Crashes as a result of driver distraction can lead to deaths, as well as serious life threatening injuries. These can include hospitalisation, rehabilitation and sometimes a lifetime of care.
The number of distracted drivers is increasing with more people using smart phones while driving, in car entertainment/electronics, as well as other distractions such as looking at something on the side of the road, eating food, drinking a coffee, chatting to passengers, or by people being emotionally upset. These distractions can cause drivers to take their eyes off the road, their hands off the steering wheel and their minds on something else other than concentrating on driving. A distraction for more than a second can significantly increase the likelihood of a crash or near crash.
Using a mobile/smartphone whilst driving is one of the highest causes (inside the vehicle) of driver distraction crashes especially within the 18 to 54 age group.
A driver is 23 times more likely to be involved in a crash when texting on a mobile phone while driving.
Auckland regional all attention/distracted crash statistics 2014 - 2018 (NZ Transport Agency statistics)
In the Auckland region between 2014-2018, there were *249 serious injuries to drivers who had their attention diverted, as well as 21 deaths.
Driver distraction crashes could lead to:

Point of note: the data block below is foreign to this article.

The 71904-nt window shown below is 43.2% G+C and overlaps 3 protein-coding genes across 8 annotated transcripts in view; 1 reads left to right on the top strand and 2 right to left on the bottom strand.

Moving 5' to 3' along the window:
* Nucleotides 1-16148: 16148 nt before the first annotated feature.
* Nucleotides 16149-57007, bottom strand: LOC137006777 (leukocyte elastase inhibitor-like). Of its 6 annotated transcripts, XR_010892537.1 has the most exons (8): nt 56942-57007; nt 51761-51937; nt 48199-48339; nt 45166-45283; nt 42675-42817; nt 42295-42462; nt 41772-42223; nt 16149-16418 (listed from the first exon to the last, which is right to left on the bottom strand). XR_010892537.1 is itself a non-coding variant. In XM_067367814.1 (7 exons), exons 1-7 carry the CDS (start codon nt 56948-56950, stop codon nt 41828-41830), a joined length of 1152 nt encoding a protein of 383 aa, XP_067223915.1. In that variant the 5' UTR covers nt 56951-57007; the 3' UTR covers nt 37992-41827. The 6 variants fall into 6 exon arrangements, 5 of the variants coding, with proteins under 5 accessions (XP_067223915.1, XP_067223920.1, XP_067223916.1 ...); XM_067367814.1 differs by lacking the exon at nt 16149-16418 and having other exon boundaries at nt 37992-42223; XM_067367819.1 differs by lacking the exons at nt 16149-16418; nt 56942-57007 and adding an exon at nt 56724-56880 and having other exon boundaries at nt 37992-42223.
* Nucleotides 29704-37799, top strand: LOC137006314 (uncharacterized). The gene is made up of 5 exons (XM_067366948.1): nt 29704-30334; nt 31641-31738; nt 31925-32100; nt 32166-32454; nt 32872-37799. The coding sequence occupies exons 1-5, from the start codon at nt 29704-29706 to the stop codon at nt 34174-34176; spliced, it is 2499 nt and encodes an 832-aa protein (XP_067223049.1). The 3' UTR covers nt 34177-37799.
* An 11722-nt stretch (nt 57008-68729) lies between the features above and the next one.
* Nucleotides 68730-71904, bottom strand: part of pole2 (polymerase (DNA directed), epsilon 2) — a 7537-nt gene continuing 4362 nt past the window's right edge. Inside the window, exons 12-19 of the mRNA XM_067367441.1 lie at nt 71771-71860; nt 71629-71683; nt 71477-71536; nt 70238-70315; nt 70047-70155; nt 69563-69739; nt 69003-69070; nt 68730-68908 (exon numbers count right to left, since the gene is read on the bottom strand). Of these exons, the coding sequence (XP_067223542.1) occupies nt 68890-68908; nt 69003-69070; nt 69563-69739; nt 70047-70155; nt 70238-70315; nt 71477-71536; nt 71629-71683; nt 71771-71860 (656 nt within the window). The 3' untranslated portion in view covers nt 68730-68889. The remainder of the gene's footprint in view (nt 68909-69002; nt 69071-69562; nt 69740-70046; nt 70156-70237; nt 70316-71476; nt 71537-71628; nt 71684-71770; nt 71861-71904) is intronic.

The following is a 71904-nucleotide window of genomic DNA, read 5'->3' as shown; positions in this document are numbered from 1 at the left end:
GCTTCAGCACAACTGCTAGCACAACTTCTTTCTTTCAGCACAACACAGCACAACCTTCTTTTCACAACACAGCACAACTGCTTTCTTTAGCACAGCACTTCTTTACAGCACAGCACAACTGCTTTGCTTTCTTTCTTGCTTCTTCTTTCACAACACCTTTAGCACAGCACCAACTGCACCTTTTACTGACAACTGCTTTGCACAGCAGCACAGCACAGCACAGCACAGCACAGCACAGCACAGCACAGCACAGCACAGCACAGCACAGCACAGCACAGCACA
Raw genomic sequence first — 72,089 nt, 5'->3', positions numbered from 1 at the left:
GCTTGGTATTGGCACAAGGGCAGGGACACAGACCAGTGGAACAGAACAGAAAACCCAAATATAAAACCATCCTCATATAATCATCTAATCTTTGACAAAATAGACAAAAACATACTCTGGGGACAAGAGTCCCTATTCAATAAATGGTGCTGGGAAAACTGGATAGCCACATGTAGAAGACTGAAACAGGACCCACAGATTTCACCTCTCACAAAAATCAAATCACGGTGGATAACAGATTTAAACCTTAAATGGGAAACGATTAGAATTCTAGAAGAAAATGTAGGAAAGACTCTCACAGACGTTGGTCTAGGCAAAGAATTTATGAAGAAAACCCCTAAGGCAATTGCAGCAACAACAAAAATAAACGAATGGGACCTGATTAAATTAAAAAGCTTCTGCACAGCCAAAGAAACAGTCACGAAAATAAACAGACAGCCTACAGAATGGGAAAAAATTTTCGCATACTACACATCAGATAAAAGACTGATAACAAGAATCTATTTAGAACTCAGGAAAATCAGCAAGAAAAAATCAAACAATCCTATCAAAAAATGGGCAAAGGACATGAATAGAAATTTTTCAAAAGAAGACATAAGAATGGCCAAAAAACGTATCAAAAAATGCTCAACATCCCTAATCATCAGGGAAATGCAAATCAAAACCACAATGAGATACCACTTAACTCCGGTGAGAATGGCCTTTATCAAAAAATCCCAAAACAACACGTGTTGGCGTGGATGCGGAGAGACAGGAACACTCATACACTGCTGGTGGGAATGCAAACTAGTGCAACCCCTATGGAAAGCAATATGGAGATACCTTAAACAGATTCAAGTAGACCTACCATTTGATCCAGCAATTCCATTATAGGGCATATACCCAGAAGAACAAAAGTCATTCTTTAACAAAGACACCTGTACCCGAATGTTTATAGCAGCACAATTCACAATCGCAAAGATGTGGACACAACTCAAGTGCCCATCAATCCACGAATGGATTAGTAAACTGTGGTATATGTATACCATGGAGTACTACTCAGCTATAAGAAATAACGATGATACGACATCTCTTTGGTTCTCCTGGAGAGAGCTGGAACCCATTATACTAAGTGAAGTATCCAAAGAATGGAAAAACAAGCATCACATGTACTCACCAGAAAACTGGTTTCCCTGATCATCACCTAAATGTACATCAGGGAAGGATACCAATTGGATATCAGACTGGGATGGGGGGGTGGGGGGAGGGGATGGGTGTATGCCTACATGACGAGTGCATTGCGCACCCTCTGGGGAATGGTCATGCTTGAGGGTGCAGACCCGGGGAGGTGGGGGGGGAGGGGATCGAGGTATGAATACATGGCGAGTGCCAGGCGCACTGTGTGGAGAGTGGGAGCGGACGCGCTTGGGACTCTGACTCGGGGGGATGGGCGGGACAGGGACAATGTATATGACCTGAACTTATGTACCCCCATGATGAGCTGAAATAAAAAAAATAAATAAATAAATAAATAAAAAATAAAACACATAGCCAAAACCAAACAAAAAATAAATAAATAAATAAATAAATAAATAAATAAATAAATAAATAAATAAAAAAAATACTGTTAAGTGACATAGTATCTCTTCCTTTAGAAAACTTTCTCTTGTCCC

- a lifetime of care
- or death.
Don’t be tempted to use a hand held mobile phone in the car. In addition to the risks to yourself and others, it is against the law and you risk a $80 penalty fine and 20 demerit points.
AT is supporting NZ Police at checkpoints and targeted events to engage with drivers, raise awareness and promote safe road user behaviour.
*NZTA Crash Analysis System (CAS) Data
Handy information and advice on driver distraction
Reduce the risk and just put your phone away while driving and do not answer calls or texts.
- Safer Journeys website: http://www.saferjourneys.govt.nz
- NZ Transport Agency distraction resources
- Get more information about the demerit points for mobile phone-related offences and rules about mobile use from the NZTA website.
The first ‘Sophie’ video shown below focussed on the serious effects of a driver distraction car crash which were life-changing for Sophie. It highlighted how using a mobile phone in the car can lead to serious injuries:
The initial ‘Sophie’ campaign (launched April 2017) focussed on the serious effects of a driver distraction car crash which were life-changing for Sophie.
The subsequent campaign shows how these injuries continue to have a huge social and emotional impact on Sophie six months on. We see her best friend Anita enjoying a road trip and Rhythm & Vines music festival while Sophie’s life has stood still. She struggles to find the energy to get through the day, while undertaking intensive therapy in her recovery process as a result of brain injury and physical trauma.
We thank the staff at ABI rehabilitation for their assistance in making this campaign video.